The House of Commons Foreign Affairs Committee has published its report “The UK Government’s Response to the Myanmar Crisis”.
The Committee calls on the UK Government to treat the democratically elected National Unity Government (NUG) of Myanmar as a government-in-waiting, contingent on the NUG’s clear and continued commitment to the rights of different ethnic groups and minorities, and to delivering justice for past crimes.
It argues that it is essential that the UK Government’s actions do not appear to legitimise the authority of the military junta in any way. Working with ASEAN, the UK should make the release of political prisoners and the cessation of violence a fundamental part of all mediation processes.
The report recommends that actions should be taken to de-legitimise the junta’s authority, freeze the Tatmadaw’s supply of arms, and encourage regional actors to take firmer measures. The report recommends that the ultimate objective of the Government should be securing a binding Security Council resolution on an arms embargo on Myanmar, and to lead coalitions of countries enforcing individual embargoes in the interim. Pressure should also be applied to other countries to cease all training of the Myanmar military.
The Committee recommends that sanctions should be taken further by freezing the military’s revenue sources on all possible fronts, focusing first on the Myanmar businesses and organisations in key industries on which the junta is dependent.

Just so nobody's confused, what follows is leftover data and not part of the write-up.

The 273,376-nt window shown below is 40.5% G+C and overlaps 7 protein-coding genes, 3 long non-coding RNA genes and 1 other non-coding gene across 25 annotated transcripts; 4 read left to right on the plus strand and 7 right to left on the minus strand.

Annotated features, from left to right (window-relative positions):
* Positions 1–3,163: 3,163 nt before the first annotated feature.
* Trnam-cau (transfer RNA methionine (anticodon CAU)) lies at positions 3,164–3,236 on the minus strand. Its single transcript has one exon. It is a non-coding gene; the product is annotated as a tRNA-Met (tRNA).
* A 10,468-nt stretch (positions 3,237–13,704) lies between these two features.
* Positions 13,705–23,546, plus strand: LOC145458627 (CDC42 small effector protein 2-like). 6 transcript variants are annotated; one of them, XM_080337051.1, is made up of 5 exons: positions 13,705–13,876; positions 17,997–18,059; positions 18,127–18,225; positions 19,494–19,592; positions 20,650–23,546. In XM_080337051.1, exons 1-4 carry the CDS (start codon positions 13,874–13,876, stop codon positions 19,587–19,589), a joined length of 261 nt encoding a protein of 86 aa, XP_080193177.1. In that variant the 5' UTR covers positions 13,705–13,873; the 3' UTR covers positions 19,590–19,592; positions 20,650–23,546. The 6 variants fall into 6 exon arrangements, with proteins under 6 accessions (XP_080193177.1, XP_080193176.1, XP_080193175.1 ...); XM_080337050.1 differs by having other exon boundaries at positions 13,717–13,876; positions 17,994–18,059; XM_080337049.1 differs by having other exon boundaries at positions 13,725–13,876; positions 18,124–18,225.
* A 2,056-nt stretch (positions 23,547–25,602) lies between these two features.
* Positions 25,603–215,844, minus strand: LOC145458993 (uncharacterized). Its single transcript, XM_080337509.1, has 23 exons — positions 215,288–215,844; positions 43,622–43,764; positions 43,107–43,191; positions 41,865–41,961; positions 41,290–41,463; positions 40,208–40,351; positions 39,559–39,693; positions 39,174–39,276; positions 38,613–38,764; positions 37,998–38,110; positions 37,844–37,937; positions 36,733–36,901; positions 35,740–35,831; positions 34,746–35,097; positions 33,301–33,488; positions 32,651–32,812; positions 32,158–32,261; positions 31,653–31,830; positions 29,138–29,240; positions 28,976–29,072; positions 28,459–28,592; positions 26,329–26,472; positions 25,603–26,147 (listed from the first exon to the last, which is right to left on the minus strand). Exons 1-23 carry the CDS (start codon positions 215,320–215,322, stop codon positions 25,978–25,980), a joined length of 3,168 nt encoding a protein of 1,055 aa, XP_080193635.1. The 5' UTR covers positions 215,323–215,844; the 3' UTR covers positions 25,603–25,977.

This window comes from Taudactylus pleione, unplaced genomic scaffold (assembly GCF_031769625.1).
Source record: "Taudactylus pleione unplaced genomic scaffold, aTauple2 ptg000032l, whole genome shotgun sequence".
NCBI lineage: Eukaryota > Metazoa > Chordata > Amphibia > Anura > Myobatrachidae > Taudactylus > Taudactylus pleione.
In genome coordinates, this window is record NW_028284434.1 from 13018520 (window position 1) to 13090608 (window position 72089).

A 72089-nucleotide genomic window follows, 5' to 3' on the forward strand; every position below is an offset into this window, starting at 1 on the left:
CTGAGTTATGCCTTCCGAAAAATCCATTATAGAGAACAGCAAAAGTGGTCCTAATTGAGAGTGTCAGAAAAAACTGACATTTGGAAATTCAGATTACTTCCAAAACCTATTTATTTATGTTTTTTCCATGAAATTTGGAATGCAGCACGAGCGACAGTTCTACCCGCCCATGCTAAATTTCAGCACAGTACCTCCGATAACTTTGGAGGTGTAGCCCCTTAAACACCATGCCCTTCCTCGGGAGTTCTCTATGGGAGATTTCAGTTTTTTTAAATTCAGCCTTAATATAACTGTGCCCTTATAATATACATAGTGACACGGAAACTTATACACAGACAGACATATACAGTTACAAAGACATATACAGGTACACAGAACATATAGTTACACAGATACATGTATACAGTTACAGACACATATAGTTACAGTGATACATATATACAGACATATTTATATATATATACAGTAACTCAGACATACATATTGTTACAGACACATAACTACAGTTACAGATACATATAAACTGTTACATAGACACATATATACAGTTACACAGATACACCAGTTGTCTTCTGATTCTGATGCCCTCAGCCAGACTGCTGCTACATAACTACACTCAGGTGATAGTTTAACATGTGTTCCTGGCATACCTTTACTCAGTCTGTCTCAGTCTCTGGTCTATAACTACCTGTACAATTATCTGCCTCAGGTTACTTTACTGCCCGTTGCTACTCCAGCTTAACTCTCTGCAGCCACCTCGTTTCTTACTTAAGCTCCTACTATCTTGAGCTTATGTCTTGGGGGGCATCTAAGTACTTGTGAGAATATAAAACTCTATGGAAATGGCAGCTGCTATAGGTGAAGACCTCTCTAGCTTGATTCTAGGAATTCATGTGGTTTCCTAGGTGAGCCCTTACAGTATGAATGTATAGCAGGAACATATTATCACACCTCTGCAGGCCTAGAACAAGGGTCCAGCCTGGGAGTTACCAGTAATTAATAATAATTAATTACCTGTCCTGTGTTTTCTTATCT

The report recommends that the Government seeks to ensure that relevant third country financial institutions and regulators support sanctions placed on Tatmadaw-linked businesses and individuals. Banks operating in countries including Singapore and Thailand can be compelled by UK regulators to enforce UK sanctions, as they conduct transactions in British pounds. This would cut off a key intermediary for the junta’s revenues, shutting down another line of income.
The Government should not allow the military leaders to operate with impunity, and without the prospect of facing justice. The UK Government should announce its intention to intervene in the Application of the Convention on the Prevention and Punishment of the Crime of Genocide (The Gambia v. Myanmar) at the International Court of Justice. The report recommends that, should other accountability efforts fail, the Government publicly state its support for referring those responsible for the situation in Myanmar to the International Criminal Court.
Myanmar nationals in UK
The Government should introduce ‘protected status’, lasting the duration of the violence, for Myanmar nationals who are currently based in the UK but are unable to renew their visas due to the military’s occupation of the embassy in London.